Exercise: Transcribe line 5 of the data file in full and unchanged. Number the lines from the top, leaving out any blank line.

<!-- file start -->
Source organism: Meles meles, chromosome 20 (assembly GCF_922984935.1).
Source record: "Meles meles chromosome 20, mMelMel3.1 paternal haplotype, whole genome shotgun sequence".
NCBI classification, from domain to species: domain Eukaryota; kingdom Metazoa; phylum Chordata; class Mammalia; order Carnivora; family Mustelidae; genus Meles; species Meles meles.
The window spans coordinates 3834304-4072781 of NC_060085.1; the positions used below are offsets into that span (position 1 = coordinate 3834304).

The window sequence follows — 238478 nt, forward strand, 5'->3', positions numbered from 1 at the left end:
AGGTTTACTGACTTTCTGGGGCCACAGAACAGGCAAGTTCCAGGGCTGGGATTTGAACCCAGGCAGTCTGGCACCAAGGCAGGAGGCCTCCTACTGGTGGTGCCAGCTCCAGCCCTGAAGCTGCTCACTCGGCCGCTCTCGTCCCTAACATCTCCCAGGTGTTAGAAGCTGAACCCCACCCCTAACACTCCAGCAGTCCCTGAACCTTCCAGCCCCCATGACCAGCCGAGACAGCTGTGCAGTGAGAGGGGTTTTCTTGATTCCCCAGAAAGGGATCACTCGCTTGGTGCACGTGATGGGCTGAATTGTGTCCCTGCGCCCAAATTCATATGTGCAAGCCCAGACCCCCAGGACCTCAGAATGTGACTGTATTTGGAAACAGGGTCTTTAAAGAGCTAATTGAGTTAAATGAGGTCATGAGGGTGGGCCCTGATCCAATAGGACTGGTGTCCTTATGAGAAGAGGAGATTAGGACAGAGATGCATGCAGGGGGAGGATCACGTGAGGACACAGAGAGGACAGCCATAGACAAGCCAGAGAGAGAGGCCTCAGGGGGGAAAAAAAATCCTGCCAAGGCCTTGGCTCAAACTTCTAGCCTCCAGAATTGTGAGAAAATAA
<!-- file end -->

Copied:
The window sequence follows — 238478 nt, forward strand, 5'->3', positions numbered from 1 at the left end: